In the Domesday Book, Impington was said to answer for 6½ hides (780 acres). Just before this time, Picot, the sheriff of Cambridge, was ordered by a writ of William I to hand back 3 hides of Impington that had been stolen, by now the main centre of the village appears to have been around the church area present day Burgoynes Road.[2]

In 1580 John Pepys begun the building of Impington Hall but died before it was completed, it was finished by his executors for Talbot Pepys, his six-year-old son, uncle to the famous diarist, Samuel Pepys, who visited the hall regularly. The hall was demolished after a fire in 1953 by the then owners Chivers & Sons Ltd.[6]

The Railway and Chivers factory

The opening of the Cambridge & St. Ives Branch by the Eastern Counties Railway Company on 17 August 1847 fuelled the growth of the villages and the expansion of companies within.[6] Steven Chivers was one of the first to seize the new opportunity that this brought. In 1850 he bought an orchard next to the line giving him access to London and the northern counties. In 1870 he sent his sons to open a fruit distribution centre in Bradford. Their customers were mainly jam makers and this was quickly noted by the boys. Following an extra good harvest of fruit in 1873 they got their father to let them make their first jam in a barn off Milton Road, Impington. This proved a successful venture, and within two years the Victoria Works jam factory had opened on the orchard site. By 1895 Chivers had diversified into many other areas including lemonade, marmalade and dessert jellies, and were the first large scale commercial canners in Britain. By 1939 the company owned most of the large farms and estates in Histon and Impington, Impington windmill and 8,000 acres of land around East Anglia, and the factory employed up to 3,000 people. The factory and farms were sold to Schweppes in 1959, though the farms were bought back by the family in 1961.[6]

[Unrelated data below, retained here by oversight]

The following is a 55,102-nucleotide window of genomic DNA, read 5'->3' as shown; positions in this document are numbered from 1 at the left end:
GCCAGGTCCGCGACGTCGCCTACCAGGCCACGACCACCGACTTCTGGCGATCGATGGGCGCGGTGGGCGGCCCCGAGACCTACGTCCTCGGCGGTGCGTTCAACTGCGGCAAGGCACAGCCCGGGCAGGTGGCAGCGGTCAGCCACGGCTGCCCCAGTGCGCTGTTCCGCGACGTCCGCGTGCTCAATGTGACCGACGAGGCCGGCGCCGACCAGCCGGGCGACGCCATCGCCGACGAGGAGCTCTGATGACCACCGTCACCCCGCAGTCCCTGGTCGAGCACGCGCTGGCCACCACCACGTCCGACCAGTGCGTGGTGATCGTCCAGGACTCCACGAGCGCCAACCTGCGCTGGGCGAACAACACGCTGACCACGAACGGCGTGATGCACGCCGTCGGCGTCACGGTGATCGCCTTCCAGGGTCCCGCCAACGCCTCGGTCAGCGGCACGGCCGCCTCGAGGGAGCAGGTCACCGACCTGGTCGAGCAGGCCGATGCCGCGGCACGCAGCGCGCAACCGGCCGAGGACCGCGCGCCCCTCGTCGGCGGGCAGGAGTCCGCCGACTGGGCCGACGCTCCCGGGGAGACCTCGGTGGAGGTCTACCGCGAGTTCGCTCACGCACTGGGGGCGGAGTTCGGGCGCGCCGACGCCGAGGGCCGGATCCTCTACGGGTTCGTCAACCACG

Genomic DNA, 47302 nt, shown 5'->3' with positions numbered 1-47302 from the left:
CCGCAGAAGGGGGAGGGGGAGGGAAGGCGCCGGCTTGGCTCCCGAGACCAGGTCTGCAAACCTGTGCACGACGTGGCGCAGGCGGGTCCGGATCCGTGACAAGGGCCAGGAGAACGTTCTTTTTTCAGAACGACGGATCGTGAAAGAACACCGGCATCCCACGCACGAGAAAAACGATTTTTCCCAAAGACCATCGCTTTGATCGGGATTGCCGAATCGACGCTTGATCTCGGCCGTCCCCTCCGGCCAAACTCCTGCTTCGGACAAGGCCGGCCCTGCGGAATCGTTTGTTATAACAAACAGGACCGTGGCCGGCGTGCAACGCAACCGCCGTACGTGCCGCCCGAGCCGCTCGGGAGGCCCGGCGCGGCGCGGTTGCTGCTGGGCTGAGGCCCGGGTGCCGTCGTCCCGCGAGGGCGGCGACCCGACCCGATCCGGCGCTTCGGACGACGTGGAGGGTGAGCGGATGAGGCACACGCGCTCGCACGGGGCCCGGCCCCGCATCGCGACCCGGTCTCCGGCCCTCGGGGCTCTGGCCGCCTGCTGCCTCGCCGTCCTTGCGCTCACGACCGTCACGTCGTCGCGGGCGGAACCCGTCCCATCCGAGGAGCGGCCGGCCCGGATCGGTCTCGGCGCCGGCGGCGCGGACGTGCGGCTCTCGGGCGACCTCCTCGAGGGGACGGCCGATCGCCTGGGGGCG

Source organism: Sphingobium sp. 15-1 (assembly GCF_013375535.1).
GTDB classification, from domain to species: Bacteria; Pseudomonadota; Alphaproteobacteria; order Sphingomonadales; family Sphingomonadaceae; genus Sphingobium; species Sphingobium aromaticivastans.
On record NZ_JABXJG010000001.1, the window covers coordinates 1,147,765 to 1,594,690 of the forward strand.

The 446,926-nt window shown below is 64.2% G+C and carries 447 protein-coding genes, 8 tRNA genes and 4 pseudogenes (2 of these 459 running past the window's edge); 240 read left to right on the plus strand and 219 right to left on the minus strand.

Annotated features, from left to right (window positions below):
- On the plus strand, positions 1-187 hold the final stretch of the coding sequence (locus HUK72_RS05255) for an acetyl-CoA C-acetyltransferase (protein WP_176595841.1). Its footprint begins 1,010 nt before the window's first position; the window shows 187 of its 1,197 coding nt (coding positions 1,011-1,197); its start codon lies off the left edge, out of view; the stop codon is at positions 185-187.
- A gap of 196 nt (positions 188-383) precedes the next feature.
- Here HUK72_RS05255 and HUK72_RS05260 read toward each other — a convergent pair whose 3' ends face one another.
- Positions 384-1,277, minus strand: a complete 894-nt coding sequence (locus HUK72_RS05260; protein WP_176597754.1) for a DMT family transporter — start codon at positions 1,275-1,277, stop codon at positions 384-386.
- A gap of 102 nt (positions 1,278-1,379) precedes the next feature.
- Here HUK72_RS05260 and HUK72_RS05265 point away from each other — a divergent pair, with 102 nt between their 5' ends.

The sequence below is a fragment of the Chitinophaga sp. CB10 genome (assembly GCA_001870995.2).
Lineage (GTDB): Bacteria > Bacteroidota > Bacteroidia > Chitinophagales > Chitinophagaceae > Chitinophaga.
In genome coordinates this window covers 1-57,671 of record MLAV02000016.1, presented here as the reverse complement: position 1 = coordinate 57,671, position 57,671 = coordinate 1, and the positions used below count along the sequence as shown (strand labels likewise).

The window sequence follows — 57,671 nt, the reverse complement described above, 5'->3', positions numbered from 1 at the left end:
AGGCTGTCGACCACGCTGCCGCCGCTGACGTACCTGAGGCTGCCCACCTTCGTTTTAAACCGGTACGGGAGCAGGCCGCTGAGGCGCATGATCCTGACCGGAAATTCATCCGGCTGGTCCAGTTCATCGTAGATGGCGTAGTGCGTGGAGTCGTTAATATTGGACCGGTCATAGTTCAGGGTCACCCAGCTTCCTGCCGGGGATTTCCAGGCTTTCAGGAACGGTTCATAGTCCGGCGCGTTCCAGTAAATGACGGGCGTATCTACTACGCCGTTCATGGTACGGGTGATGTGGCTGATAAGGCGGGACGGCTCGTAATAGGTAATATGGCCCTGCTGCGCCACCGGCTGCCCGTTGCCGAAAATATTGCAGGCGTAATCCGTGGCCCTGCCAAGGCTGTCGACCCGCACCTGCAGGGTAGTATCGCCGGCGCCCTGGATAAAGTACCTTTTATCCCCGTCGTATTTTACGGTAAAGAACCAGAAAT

Impington Village College

Impington National School was built opposite Impington church in 1846. This school room was 15 feet by 22 feet and was meant to hold 48 pupils but by 1880 it was too small to accommodate the rapidly-growing population so the school house was sold and the money raised was used to buy land on Broad Close (later called School Lane).[8] A new school was built, with two classrooms to hold 72 pupils. When Histon and Impington school opened in New School Road in 1913 this school became the infants school for both villages.

In 1939 Impington Village College opened, the infants were moved to New School Road and this school closed. The old school's foundation stone found a resting place in Impington churchyard; in 2005 it was built into the new churchyard wall.

Sport and Leisure

Histon & Impington Recreation Ground on New Road has been awarded the status of a Queen Elizabeth II Field.

Outside links

("Wikimedia Commons" has material
about Impington)


  1. The Domesday Book Online - Impington
  2. 2.0 2.1 2.2 A History of the parish and the parish church by John Cook
  3. to English Place Names
  4. A Ramble around Impington old village 1992 by Histon and Impington history group
  5. Histon and Impington OnLine: St Andrew's Impington gets Lottery Award
  6. 6.0 6.1 6.2 6.3 Whitehead, Eleanor (1999). Photographic Memories of Histon & Impington. Histon and Impington Village Society. ISBN 0-9537172-0-8. 
  7. Roman Roads in Britain page 208-9 By Ivan D. Margary ISBN 0-212-97001-1
  8. A ramble around Impington old village